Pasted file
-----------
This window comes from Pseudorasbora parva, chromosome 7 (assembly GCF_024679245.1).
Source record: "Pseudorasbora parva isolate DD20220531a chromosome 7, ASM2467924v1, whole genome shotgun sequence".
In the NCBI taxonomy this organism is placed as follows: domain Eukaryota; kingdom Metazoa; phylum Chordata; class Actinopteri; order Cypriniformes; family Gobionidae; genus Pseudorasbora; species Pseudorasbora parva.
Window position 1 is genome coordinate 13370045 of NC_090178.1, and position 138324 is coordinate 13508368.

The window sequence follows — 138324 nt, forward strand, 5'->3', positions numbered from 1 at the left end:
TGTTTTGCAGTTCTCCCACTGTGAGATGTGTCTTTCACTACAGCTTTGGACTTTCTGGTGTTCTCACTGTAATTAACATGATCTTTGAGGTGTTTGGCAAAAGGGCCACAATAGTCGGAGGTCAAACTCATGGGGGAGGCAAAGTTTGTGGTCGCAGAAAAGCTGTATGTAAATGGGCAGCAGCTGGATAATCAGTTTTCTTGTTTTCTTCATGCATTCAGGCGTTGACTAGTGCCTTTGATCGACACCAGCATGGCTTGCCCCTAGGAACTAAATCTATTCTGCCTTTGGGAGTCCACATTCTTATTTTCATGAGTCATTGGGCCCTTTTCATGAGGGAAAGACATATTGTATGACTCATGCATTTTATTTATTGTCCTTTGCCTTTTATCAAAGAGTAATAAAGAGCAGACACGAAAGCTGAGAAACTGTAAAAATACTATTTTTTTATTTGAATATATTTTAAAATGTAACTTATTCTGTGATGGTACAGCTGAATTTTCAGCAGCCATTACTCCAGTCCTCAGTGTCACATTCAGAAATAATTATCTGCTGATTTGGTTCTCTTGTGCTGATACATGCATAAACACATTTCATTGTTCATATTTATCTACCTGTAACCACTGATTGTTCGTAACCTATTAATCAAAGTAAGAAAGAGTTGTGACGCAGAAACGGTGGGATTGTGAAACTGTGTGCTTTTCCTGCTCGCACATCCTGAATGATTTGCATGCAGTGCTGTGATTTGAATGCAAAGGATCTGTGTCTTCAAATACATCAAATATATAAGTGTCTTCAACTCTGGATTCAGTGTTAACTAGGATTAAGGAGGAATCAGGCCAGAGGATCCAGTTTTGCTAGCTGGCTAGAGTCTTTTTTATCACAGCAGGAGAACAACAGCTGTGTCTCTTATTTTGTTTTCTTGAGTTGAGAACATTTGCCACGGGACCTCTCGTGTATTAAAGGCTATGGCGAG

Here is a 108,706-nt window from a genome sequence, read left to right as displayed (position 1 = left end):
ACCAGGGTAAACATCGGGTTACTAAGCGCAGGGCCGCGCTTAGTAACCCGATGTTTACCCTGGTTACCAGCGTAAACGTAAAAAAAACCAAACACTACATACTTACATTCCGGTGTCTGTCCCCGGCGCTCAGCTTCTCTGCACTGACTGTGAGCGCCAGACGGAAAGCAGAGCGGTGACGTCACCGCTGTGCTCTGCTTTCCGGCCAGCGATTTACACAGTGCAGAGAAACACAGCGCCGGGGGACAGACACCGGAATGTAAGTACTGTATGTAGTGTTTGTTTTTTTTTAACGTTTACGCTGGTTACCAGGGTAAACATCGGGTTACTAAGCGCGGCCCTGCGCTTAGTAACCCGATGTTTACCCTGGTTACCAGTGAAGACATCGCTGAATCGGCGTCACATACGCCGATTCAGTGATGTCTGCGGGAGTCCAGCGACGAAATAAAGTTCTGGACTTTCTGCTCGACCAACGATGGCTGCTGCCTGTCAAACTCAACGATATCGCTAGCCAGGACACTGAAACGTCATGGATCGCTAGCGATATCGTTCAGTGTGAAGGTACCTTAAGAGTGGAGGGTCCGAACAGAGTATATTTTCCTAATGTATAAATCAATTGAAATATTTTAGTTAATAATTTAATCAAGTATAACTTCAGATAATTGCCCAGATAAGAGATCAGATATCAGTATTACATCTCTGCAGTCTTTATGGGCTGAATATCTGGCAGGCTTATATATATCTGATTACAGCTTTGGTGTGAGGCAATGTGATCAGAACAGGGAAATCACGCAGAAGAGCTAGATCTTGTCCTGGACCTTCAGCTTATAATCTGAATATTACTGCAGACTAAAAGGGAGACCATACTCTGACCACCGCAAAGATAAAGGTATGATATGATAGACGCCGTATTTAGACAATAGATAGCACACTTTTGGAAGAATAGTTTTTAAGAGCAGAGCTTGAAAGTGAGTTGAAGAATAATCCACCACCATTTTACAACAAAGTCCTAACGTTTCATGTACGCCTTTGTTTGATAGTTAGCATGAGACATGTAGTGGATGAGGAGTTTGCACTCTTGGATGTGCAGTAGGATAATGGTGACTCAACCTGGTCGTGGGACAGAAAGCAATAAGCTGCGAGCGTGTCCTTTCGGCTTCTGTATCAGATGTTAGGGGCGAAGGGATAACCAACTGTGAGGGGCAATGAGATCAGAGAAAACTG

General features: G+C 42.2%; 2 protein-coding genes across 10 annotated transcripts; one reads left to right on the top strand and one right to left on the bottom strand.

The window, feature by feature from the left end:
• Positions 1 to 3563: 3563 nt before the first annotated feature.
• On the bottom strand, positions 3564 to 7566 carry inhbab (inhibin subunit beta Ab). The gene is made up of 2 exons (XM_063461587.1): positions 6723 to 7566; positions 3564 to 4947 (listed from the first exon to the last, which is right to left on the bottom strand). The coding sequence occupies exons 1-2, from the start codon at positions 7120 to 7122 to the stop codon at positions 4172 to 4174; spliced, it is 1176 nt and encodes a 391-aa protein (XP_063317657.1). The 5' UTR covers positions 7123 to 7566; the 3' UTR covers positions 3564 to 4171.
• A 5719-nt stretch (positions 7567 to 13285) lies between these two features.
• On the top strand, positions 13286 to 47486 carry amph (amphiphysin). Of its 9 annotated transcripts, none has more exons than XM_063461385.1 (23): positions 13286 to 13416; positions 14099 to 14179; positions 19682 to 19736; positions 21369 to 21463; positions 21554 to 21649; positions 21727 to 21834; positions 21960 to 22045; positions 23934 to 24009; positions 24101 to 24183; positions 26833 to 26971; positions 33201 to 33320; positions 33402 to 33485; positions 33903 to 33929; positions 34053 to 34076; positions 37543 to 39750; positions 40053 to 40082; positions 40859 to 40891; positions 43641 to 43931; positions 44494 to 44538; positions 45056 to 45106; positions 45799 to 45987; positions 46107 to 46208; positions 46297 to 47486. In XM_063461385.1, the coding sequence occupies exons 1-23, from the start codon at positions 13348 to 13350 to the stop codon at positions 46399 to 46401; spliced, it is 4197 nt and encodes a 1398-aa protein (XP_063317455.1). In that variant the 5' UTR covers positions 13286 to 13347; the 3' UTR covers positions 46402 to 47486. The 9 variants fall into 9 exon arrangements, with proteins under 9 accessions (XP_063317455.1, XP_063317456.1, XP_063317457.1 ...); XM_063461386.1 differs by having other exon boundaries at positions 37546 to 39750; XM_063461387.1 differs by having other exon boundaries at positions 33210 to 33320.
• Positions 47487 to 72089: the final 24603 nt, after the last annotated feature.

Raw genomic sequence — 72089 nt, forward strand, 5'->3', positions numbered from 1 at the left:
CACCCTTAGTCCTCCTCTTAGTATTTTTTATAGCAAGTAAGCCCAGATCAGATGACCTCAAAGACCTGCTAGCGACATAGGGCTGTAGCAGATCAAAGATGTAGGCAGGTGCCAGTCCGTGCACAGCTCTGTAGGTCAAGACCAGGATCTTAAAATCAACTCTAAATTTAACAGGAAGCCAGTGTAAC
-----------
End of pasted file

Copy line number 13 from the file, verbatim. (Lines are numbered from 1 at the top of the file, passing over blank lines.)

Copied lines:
• A 5719-nt stretch (positions 7567 to 13285) lies between these two features.